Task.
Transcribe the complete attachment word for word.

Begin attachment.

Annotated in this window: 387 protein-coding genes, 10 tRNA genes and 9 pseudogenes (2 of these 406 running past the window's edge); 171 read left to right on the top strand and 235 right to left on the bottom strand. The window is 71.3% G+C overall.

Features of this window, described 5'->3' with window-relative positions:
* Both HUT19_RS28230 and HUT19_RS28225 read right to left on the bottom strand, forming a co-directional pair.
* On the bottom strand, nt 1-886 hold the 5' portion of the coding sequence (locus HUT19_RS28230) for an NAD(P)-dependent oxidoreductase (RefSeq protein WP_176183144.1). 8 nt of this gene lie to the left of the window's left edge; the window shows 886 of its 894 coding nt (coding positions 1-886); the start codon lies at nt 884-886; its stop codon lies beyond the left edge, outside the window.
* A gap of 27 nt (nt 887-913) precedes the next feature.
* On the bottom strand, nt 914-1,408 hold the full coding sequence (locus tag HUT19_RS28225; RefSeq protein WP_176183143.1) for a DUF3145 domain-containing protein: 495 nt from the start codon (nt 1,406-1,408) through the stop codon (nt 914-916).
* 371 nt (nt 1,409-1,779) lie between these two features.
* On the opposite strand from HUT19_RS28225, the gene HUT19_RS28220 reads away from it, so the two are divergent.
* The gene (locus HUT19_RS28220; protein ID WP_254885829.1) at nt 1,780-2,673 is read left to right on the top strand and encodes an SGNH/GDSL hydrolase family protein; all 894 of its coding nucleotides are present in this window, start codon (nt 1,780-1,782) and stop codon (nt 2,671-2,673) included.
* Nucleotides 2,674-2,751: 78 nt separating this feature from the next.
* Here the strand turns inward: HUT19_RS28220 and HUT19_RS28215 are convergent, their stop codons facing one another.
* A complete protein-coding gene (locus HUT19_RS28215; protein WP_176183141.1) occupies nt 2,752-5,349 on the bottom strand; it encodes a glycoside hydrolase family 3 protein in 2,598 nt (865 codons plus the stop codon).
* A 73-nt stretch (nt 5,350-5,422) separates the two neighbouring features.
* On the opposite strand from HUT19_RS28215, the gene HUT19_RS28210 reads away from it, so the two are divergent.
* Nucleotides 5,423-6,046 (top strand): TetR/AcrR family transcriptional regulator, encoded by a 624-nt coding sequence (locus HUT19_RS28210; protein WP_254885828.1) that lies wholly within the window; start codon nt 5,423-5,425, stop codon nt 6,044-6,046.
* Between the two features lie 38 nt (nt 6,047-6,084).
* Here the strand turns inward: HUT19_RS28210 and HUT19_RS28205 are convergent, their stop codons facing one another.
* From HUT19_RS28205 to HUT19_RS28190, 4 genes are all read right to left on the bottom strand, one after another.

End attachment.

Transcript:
Annotated in this window: 387 protein-coding genes, 10 tRNA genes and 9 pseudogenes (2 of these 406 running past the window's edge); 171 read left to right on the top strand and 235 right to left on the bottom strand. The window is 71.3% G+C overall.

Features of this window, described 5'->3' with window-relative positions:
* Both HUT19_RS28230 and HUT19_RS28225 read right to left on the bottom strand, forming a co-directional pair.
* On the bottom strand, nt 1-886 hold the 5' portion of the coding sequence (locus HUT19_RS28230) for an NAD(P)-dependent oxidoreductase (RefSeq protein WP_176183144.1). 8 nt of this gene lie to the left of the window's left edge; the window shows 886 of its 894 coding nt (coding positions 1-886); the start codon lies at nt 884-886; its stop codon lies beyond the left edge, outside the window.
* A gap of 27 nt (nt 887-913) precedes the next feature.
* On the bottom strand, nt 914-1,408 hold the full coding sequence (locus tag HUT19_RS28225; RefSeq protein WP_176183143.1) for a DUF3145 domain-containing protein: 495 nt from the start codon (nt 1,406-1,408) through the stop codon (nt 914-916).
* 371 nt (nt 1,409-1,779) lie between these two features.
* On the opposite strand from HUT19_RS28225, the gene HUT19_RS28220 reads away from it, so the two are divergent.
* The gene (locus HUT19_RS28220; protein ID WP_254885829.1) at nt 1,780-2,673 is read left to right on the top strand and encodes an SGNH/GDSL hydrolase family protein; all 894 of its coding nucleotides are present in this window, start codon (nt 1,780-1,782) and stop codon (nt 2,671-2,673) included.
* Nucleotides 2,674-2,751: 78 nt separating this feature from the next.
* Here the strand turns inward: HUT19_RS28220 and HUT19_RS28215 are convergent, their stop codons facing one another.
* A complete protein-coding gene (locus HUT19_RS28215; protein WP_176183141.1) occupies nt 2,752-5,349 on the bottom strand; it encodes a glycoside hydrolase family 3 protein in 2,598 nt (865 codons plus the stop codon).
* A 73-nt stretch (nt 5,350-5,422) separates the two neighbouring features.
* On the opposite strand from HUT19_RS28215, the gene HUT19_RS28210 reads away from it, so the two are divergent.
* Nucleotides 5,423-6,046 (top strand): TetR/AcrR family transcriptional regulator, encoded by a 624-nt coding sequence (locus HUT19_RS28210; protein WP_254885828.1) that lies wholly within the window; start codon nt 5,423-5,425, stop codon nt 6,044-6,046.
* Between the two features lie 38 nt (nt 6,047-6,084).
* Here the strand turns inward: HUT19_RS28210 and HUT19_RS28205 are convergent, their stop codons facing one another.
* From HUT19_RS28205 to HUT19_RS28190, 4 genes are all read right to left on the bottom strand, one after another.